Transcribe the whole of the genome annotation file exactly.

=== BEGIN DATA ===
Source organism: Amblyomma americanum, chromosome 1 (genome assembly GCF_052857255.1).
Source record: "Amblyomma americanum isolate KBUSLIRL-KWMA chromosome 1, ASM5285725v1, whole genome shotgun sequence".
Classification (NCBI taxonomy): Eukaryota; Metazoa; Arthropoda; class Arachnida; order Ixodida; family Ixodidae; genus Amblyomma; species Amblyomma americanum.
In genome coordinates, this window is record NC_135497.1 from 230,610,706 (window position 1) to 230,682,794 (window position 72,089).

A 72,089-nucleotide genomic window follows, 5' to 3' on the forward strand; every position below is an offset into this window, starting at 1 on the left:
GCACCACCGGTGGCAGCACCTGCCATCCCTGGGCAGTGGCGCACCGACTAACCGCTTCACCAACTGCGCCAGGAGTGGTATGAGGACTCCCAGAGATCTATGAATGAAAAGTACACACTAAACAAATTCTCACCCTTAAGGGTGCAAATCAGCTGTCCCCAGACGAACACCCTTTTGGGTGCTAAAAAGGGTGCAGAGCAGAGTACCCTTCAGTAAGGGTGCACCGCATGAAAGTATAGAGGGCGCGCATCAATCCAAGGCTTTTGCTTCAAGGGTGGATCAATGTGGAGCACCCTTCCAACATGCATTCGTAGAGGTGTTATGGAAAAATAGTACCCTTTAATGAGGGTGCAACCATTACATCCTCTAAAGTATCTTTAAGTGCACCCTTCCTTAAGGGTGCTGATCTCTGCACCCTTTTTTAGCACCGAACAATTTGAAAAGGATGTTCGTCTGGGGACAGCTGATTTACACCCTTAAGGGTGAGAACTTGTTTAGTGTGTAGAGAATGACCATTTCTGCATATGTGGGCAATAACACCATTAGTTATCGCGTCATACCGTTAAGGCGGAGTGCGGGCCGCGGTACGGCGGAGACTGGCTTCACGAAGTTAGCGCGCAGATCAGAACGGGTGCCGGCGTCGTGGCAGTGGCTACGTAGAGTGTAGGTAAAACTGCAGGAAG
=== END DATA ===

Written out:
Source organism: Amblyomma americanum, chromosome 1 (genome assembly GCF_052857255.1).
Source record: "Amblyomma americanum isolate KBUSLIRL-KWMA chromosome 1, ASM5285725v1, whole genome shotgun sequence".
Classification (NCBI taxonomy): Eukaryota; Metazoa; Arthropoda; class Arachnida; order Ixodida; family Ixodidae; genus Amblyomma; species Amblyomma americanum.
In genome coordinates, this window is record NC_135497.1 from 230,610,706 (window position 1) to 230,682,794 (window position 72,089).

A 72,089-nucleotide genomic window follows, 5' to 3' on the forward strand; every position below is an offset into this window, starting at 1 on the left:
GCACCACCGGTGGCAGCACCTGCCATCCCTGGGCAGTGGCGCACCGACTAACCGCTTCACCAACTGCGCCAGGAGTGGTATGAGGACTCCCAGAGATCTATGAATGAAAAGTACACACTAAACAAATTCTCACCCTTAAGGGTGCAAATCAGCTGTCCCCAGACGAACACCCTTTTGGGTGCTAAAAAGGGTGCAGAGCAGAGTACCCTTCAGTAAGGGTGCACCGCATGAAAGTATAGAGGGCGCGCATCAATCCAAGGCTTTTGCTTCAAGGGTGGATCAATGTGGAGCACCCTTCCAACATGCATTCGTAGAGGTGTTATGGAAAAATAGTACCCTTTAATGAGGGTGCAACCATTACATCCTCTAAAGTATCTTTAAGTGCACCCTTCCTTAAGGGTGCTGATCTCTGCACCCTTTTTTAGCACCGAACAATTTGAAAAGGATGTTCGTCTGGGGACAGCTGATTTACACCCTTAAGGGTGAGAACTTGTTTAGTGTGTAGAGAATGACCATTTCTGCATATGTGGGCAATAACACCATTAGTTATCGCGTCATACCGTTAAGGCGGAGTGCGGGCCGCGGTACGGCGGAGACTGGCTTCACGAAGTTAGCGCGCAGATCAGAACGGGTGCCGGCGTCGTGGCAGTGGCTACGTAGAGTGTAGGTAAAACTGCAGGAAG